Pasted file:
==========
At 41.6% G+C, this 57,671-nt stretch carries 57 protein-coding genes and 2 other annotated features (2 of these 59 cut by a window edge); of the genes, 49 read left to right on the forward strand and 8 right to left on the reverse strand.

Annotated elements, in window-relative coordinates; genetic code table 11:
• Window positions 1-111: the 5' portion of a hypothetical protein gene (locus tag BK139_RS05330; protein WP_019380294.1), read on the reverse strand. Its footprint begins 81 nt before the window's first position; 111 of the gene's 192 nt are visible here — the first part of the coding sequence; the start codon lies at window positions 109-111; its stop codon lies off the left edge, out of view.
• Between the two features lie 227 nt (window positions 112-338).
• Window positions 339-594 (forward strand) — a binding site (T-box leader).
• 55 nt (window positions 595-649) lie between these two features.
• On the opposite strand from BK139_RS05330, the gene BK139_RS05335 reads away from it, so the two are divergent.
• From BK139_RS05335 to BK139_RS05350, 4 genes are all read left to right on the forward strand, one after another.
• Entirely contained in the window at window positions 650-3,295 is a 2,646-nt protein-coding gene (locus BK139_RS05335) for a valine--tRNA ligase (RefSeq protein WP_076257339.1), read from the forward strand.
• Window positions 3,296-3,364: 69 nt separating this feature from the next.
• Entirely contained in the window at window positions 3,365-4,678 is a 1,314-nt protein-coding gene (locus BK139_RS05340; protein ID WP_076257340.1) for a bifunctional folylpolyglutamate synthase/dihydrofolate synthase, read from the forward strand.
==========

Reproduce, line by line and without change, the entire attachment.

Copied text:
At 41.6% G+C, this 57,671-nt stretch carries 57 protein-coding genes and 2 other annotated features (2 of these 59 cut by a window edge); of the genes, 49 read left to right on the forward strand and 8 right to left on the reverse strand.

Annotated elements, in window-relative coordinates; genetic code table 11:
• Window positions 1-111: the 5' portion of a hypothetical protein gene (locus tag BK139_RS05330; protein WP_019380294.1), read on the reverse strand. Its footprint begins 81 nt before the window's first position; 111 of the gene's 192 nt are visible here — the first part of the coding sequence; the start codon lies at window positions 109-111; its stop codon lies off the left edge, out of view.
• Between the two features lie 227 nt (window positions 112-338).
• Window positions 339-594 (forward strand) — a binding site (T-box leader).
• 55 nt (window positions 595-649) lie between these two features.
• On the opposite strand from BK139_RS05330, the gene BK139_RS05335 reads away from it, so the two are divergent.
• From BK139_RS05335 to BK139_RS05350, 4 genes are all read left to right on the forward strand, one after another.
• Entirely contained in the window at window positions 650-3,295 is a 2,646-nt protein-coding gene (locus BK139_RS05335) for a valine--tRNA ligase (RefSeq protein WP_076257339.1), read from the forward strand.
• Window positions 3,296-3,364: 69 nt separating this feature from the next.
• Entirely contained in the window at window positions 3,365-4,678 is a 1,314-nt protein-coding gene (locus BK139_RS05340; protein ID WP_076257340.1) for a bifunctional folylpolyglutamate synthase/dihydrofolate synthase, read from the forward strand.